I wonder how you seek to increase engagement in project teams.

I'm with the challenge of finding ways, methodologies and principles that open up characteristics as pro-activity, leadership and teamwork, project team members, in order to increase the engagement of all employees and participants in the PMO.

Ps: The peculiarities of this challenge is that within the PMO the same team plans collaboratively the university extension projects and perform the same, sequential or parallel. The project team is basically made up of undergraduate students, volunteers and teachers.

2 Answers 2


In my experience one of the best ways to kick start engagement is through the use of retrospectives. Not the post mortem, power point slide it to death, of old. Agile style retrospectives, that are focused and follow up afterwards.

For example, as an agile coach at AOL, one of the first things I needed to address was low engagement in the teams I worked with. The teams I work with had come from a purchased startup and they were in the classic post executive package malaise. I needed to get them out of this slump and engaging with myself and management.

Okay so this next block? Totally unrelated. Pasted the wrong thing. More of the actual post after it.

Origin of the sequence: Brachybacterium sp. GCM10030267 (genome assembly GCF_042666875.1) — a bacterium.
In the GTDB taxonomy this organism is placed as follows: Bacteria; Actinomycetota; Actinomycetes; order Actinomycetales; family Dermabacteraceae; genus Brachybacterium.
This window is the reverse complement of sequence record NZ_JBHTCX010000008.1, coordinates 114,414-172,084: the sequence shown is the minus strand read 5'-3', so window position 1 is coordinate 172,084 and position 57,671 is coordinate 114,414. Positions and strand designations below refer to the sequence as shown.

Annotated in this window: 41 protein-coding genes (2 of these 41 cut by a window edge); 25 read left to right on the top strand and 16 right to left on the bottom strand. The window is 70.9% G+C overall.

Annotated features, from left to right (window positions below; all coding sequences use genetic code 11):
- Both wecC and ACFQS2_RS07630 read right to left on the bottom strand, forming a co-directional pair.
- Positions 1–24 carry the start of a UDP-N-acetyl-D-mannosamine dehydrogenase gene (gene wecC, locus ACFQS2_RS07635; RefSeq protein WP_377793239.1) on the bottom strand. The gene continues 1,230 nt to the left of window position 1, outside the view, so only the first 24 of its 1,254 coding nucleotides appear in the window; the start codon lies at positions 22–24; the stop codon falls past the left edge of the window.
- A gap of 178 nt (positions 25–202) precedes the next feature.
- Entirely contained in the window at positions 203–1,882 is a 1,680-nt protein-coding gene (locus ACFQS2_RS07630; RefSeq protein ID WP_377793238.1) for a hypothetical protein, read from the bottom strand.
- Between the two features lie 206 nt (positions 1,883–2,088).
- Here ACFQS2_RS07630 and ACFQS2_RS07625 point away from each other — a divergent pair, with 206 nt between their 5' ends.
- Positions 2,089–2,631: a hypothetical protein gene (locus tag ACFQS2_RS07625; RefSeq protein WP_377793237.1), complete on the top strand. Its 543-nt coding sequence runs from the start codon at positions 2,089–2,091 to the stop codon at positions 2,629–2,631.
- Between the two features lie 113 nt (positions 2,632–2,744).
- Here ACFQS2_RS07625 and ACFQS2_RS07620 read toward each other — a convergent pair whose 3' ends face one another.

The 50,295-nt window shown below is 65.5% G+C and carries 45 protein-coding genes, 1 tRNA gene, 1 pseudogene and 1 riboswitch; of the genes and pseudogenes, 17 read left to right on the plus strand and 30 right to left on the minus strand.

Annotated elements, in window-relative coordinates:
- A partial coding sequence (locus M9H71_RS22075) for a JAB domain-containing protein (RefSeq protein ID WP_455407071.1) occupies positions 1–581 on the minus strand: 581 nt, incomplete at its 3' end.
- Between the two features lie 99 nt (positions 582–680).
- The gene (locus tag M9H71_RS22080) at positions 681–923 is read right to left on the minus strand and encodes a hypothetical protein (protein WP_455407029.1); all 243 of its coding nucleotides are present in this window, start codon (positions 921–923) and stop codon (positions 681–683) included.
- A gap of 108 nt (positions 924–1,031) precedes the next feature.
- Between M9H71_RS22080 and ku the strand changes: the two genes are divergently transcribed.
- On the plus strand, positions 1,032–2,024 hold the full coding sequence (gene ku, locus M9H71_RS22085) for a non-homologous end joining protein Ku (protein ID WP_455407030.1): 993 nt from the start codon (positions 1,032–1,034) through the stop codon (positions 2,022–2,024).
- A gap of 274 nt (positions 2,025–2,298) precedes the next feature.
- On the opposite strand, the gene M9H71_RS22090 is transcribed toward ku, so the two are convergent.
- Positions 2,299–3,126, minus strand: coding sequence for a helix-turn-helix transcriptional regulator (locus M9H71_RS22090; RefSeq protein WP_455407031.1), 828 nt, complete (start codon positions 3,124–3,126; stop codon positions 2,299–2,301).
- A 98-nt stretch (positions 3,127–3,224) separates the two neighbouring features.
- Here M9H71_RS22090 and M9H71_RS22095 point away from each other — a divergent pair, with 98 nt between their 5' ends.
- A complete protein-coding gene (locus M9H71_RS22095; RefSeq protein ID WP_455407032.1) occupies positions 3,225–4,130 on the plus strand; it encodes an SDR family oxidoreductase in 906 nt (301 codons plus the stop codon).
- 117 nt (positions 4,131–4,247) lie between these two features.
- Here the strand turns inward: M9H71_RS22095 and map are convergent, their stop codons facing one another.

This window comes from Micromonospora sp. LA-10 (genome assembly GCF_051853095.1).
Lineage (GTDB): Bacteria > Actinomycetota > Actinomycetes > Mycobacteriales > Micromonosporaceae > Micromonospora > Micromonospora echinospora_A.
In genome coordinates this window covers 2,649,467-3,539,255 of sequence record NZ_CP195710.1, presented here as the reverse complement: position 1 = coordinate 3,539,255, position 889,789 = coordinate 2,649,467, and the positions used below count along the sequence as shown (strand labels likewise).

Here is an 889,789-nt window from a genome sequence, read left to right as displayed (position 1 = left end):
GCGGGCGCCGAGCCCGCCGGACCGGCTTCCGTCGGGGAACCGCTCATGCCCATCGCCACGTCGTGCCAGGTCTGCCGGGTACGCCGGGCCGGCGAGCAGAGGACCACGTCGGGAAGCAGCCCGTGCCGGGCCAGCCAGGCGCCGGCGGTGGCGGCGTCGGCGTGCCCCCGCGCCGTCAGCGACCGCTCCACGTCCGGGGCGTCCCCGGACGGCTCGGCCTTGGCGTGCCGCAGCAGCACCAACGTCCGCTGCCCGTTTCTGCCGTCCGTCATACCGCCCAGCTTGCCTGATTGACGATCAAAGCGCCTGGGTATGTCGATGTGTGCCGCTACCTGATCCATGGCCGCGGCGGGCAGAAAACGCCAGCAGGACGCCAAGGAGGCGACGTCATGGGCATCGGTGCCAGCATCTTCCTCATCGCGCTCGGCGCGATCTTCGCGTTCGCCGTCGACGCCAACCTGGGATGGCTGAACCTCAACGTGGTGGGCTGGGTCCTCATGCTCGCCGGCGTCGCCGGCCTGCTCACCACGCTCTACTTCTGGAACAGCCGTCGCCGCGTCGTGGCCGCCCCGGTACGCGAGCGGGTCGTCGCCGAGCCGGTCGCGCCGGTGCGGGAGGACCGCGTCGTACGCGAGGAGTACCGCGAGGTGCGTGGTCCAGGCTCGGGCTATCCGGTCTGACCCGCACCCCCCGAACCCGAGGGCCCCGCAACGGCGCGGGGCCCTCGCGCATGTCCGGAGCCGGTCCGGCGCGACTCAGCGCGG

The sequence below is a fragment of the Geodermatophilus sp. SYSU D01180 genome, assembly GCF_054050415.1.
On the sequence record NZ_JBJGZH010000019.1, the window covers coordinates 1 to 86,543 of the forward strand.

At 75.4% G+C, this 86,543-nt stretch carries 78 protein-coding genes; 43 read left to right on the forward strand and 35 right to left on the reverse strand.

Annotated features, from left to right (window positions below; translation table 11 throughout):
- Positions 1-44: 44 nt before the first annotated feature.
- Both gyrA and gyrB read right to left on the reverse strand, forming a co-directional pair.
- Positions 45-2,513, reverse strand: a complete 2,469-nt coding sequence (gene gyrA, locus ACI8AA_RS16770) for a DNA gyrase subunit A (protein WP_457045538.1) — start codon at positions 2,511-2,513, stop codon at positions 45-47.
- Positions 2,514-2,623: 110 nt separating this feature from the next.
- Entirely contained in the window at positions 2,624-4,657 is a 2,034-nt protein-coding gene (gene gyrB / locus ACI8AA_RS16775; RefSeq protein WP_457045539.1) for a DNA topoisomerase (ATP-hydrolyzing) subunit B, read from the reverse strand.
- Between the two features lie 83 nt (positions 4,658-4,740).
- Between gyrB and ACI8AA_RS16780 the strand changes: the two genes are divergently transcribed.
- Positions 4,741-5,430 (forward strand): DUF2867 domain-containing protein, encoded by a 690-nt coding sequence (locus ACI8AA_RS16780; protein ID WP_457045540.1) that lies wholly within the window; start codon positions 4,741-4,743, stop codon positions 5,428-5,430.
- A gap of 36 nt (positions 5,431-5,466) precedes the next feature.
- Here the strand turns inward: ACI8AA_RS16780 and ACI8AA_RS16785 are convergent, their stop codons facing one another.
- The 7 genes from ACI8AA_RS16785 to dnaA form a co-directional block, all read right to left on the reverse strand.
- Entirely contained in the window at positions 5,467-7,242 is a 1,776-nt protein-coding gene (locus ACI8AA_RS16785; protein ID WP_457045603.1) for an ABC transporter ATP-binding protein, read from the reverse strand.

I used a simple retrospective technique called Speed Boat. Running this with each team, in a single hour I was able to not only get a good understanding of what the key issues were, I also went from a room full of passive listeners to an active conversation that continued.

One critical key is the follow up. You can't just do retrospectives and expect things to get better. You have to help the team follow up on their improvements and also follow up on your actions that come out of these. Retrospectives with no follow up quickly lose their effect.


On an individual project you can try to increase engagement through:

  • Having your executives tell the team why their work matters. The foundation for having a motivated team is to ensure they understand the business value of their effort, how the organization will benefit, how they themselves will benefit, how they will make a difference.
  • Praise the team and individuals when they do well. Talk about successes. Do this in person. Do this often. Do this publicly. This doesn't have to be fancy... just stop by a person's desk, find out what they are doing, figure out something positive about their effort and let them know.
  • Focus on recovering from problems rather than the problem itself. When something bad happens make sure there is no finger pointing or moaning. Focus on talking about solutions instead. If this deals with a particular individual keep it private. This will help motivate the team by demonstrating that if there is a screw-up they won't be dragged over the coals.

The key is to do these things consistently throughout the lifecycle of a project.

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